We left the pier where we had landed at Tea Gardens, to walk across the bridge and discover Hawkes Nest. The fishermen were cleaning their catch on the edge of the lake. The dreadful racket of the pelicans waiting for a free feed attracted my attention. They were coming in from all directions, dive bombing into land. Hitting the water and gliding to a stop a few feet away from a free feed. Screeching and squawking as they fought with each other over the scraps from the fishermen cleaning their catch.
Tea Gardens panorama taken from the bridge linking Hawkes Nest. Tea Gardens sits on the Myall River flowing into Myall Lake and surrounded by Myall National Park, the Myall River emptying into Port Stephens.
Myall Lakes is a magnificent body of water on the Central Coast of New South Wales. We caught the ferry, a quaint, old fashioned boat, from Nelson Bay, after missing the first trip by ten minutes, we had to wait for the next schedule. We could hear the chugging before we saw the boat.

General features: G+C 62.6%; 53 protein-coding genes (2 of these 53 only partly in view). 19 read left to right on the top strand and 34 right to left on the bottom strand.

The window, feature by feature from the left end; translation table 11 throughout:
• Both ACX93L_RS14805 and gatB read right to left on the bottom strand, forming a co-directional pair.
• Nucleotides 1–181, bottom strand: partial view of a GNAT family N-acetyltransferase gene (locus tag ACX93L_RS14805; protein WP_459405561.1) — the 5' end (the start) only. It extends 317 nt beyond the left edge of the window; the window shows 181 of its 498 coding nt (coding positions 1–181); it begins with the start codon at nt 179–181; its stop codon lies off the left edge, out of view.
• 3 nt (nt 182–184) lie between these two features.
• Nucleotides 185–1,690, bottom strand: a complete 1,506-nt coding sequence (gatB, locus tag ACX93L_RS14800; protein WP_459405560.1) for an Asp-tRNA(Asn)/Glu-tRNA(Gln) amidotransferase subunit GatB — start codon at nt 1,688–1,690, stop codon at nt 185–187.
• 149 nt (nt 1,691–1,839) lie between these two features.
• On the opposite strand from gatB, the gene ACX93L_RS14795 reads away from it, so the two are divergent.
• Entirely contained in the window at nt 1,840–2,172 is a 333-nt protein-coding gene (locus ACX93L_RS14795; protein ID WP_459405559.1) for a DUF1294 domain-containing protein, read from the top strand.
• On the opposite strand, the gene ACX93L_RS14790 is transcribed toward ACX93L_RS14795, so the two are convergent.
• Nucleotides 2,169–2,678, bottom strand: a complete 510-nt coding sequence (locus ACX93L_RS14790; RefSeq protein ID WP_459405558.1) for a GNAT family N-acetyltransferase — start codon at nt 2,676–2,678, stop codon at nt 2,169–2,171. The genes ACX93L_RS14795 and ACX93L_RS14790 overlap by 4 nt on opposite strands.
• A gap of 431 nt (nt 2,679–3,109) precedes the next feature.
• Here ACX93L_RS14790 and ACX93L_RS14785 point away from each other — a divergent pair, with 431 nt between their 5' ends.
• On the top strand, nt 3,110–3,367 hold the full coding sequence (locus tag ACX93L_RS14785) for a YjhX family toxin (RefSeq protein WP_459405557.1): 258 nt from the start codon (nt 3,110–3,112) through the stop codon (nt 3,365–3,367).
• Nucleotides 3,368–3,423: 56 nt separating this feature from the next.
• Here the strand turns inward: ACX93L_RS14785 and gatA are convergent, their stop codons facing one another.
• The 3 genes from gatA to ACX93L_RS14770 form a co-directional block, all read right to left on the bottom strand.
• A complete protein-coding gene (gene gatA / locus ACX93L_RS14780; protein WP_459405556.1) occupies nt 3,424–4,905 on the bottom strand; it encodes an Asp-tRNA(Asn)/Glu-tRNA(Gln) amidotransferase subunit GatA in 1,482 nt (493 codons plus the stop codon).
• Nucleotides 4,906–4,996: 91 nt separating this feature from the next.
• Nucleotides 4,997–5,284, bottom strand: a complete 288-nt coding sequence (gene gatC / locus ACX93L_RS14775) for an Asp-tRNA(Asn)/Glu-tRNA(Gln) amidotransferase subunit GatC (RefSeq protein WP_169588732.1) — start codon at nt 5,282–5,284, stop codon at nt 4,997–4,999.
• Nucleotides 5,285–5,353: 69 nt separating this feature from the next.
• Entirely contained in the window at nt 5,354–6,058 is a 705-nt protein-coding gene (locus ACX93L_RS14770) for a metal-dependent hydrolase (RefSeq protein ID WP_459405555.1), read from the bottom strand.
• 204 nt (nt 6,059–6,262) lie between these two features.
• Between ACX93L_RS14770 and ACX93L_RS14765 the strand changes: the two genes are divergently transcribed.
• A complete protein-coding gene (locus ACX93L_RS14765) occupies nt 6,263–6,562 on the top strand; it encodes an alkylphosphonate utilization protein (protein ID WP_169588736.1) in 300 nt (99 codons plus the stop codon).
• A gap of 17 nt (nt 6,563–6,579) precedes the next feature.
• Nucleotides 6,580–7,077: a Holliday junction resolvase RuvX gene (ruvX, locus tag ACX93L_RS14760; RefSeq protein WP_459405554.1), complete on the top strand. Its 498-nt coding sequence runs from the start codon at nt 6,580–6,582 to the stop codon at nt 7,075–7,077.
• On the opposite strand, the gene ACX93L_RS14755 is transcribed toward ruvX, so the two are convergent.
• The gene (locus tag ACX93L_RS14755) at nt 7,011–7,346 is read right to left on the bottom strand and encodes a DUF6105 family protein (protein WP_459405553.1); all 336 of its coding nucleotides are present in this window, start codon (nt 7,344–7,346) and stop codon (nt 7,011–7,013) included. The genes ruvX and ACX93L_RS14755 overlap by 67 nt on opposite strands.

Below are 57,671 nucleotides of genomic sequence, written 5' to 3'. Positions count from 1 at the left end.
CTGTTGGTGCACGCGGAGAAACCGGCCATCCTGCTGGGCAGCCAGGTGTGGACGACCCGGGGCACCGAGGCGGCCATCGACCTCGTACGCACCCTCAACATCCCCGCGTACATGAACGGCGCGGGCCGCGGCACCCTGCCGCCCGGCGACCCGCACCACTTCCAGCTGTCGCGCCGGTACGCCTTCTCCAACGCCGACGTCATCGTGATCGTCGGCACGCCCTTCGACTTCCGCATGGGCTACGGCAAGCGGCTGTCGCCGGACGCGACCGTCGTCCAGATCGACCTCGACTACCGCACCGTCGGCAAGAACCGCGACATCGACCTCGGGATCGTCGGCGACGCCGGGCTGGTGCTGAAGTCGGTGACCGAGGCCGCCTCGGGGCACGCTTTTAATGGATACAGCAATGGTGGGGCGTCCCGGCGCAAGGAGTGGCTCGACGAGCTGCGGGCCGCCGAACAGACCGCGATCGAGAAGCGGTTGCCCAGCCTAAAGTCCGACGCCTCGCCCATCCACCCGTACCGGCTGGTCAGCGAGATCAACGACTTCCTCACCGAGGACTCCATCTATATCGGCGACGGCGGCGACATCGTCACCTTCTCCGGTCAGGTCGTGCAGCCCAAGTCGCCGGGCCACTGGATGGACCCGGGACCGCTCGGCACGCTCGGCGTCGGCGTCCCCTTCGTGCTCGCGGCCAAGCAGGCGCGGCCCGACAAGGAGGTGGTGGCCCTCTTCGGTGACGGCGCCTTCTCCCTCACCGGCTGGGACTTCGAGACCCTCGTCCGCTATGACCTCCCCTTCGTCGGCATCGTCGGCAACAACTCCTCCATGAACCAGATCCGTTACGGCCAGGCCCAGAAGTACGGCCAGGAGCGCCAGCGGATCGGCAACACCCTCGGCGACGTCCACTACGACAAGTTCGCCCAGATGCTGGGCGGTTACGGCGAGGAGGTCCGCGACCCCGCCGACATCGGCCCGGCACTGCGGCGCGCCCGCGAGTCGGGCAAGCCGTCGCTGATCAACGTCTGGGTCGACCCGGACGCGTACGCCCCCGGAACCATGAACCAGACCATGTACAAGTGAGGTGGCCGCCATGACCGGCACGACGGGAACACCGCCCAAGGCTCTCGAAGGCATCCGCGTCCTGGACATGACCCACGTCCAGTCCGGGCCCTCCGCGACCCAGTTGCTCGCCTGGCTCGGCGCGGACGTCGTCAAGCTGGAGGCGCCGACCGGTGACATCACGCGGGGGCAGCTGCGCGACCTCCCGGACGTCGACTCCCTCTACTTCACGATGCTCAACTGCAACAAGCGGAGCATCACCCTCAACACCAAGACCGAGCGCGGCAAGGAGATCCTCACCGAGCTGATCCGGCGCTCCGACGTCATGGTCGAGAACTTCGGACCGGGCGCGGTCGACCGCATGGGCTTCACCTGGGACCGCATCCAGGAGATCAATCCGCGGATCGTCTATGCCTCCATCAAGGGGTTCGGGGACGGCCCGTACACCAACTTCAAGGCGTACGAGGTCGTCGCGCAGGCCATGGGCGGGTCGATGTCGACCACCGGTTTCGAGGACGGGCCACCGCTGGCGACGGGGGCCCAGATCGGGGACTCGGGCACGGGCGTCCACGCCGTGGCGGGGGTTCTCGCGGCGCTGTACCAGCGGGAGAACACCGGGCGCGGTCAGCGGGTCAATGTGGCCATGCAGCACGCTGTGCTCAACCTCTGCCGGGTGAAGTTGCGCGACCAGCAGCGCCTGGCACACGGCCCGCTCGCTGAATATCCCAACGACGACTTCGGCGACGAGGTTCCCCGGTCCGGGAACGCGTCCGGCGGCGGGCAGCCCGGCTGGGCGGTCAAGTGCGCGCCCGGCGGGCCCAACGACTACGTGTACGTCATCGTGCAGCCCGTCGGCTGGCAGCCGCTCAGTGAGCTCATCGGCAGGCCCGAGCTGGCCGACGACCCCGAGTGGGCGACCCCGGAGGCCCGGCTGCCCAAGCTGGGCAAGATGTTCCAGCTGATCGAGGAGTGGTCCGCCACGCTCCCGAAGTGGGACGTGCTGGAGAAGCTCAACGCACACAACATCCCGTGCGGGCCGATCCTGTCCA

We all looked at each other with apprehension, as the boat pulled into the pier, we were a little concerned that we wouldn’t make the trip. It was a fantastic way to view the Lake. It was a nice sunny day and as the boat slowly chugged its way up the lake, we passed a yacht with its sails catching the wind and canoeists enjoying the peace and solitude.What a story could this old girl tell? Is it home to an old fisherman who can’t leave the water, an intinerant who gathered all his treasures together, or an academic completing his studies in peace????
As we boarded the boat to leave Tea Gardens later in the afternoon, and made our way under the bridge, we could see the pelicans still squabbling with each other over the fishermens scraps.